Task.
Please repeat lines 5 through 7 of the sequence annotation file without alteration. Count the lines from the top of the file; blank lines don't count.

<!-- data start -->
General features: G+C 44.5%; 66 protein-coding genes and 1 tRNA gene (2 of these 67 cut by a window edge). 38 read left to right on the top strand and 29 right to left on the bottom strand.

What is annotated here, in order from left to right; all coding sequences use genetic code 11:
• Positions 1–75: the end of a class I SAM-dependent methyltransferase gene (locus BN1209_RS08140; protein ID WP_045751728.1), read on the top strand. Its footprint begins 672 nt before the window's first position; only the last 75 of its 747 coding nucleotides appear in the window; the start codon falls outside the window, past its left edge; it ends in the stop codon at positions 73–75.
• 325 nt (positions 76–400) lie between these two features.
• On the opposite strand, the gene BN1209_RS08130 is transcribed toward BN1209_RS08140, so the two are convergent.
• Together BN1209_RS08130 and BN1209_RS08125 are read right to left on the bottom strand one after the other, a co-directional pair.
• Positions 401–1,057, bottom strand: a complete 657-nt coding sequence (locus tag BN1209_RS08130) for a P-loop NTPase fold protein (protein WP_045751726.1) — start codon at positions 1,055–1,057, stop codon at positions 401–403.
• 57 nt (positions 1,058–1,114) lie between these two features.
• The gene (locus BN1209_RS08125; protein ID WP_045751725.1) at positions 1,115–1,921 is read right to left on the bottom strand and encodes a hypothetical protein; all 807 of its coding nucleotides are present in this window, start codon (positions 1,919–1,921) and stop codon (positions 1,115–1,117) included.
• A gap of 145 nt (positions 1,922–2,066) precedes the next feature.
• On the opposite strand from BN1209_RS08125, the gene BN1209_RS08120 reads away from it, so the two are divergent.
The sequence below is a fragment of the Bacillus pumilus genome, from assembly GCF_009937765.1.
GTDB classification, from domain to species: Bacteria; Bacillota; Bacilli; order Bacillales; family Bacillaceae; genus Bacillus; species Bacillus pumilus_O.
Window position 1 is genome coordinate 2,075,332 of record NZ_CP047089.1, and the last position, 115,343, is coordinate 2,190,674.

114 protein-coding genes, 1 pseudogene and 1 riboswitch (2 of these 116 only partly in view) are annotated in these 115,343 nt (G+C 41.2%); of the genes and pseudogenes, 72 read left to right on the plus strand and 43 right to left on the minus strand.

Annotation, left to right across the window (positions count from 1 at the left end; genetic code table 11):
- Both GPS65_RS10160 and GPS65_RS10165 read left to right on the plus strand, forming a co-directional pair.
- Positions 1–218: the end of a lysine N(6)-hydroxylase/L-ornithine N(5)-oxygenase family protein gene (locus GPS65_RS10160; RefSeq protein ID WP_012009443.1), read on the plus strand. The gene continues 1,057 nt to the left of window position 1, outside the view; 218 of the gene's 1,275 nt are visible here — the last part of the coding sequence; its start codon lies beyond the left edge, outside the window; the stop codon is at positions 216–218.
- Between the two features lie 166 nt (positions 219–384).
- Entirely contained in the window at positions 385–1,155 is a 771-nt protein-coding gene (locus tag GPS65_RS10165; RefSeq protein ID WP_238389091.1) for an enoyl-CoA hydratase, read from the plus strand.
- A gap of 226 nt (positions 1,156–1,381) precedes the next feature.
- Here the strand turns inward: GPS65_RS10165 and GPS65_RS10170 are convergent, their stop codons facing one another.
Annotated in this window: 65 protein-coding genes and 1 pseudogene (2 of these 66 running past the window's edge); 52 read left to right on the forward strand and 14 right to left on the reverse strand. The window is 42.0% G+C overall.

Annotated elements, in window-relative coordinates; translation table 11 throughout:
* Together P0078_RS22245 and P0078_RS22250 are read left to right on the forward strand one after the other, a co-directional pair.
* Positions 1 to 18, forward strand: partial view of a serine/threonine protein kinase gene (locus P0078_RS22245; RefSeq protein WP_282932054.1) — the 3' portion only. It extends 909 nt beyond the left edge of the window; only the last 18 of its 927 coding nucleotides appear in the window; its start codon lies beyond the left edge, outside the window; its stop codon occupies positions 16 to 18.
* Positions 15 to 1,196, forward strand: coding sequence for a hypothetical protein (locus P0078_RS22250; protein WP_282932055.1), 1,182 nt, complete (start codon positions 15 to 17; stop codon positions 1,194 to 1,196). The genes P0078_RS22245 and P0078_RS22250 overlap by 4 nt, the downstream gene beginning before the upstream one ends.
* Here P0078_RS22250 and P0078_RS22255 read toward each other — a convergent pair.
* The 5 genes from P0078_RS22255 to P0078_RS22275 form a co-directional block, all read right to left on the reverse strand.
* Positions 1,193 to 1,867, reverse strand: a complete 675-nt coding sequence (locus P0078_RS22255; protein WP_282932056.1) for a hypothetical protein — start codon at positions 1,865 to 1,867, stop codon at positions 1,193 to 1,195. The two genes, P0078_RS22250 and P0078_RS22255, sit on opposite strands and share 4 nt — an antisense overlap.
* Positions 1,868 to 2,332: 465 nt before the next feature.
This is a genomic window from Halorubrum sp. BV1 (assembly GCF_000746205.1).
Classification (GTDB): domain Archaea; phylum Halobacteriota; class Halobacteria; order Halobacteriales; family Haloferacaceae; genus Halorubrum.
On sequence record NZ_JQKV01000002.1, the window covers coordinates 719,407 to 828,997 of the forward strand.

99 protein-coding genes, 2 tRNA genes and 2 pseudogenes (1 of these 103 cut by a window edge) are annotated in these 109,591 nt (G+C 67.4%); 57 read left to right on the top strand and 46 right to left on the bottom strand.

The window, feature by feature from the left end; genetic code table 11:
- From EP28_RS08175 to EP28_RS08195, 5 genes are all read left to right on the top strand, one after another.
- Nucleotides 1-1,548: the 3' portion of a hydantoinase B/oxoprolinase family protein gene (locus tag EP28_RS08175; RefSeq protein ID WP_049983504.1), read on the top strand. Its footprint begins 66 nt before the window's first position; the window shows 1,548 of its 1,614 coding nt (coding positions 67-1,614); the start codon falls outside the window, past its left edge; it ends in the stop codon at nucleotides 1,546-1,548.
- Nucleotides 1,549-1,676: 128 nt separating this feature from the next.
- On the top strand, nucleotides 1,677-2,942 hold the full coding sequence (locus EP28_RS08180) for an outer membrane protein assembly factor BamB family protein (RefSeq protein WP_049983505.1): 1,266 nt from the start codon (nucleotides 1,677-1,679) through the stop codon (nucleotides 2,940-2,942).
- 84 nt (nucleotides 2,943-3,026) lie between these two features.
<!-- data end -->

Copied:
• On the opposite strand, the gene BN1209_RS08130 is transcribed toward BN1209_RS08140, so the two are convergent.
• Together BN1209_RS08130 and BN1209_RS08125 are read right to left on the bottom strand one after the other, a co-directional pair.
• Positions 401–1,057, bottom strand: a complete 657-nt coding sequence (locus tag BN1209_RS08130) for a P-loop NTPase fold protein (protein WP_045751726.1) — start codon at positions 1,055–1,057, stop codon at positions 401–403.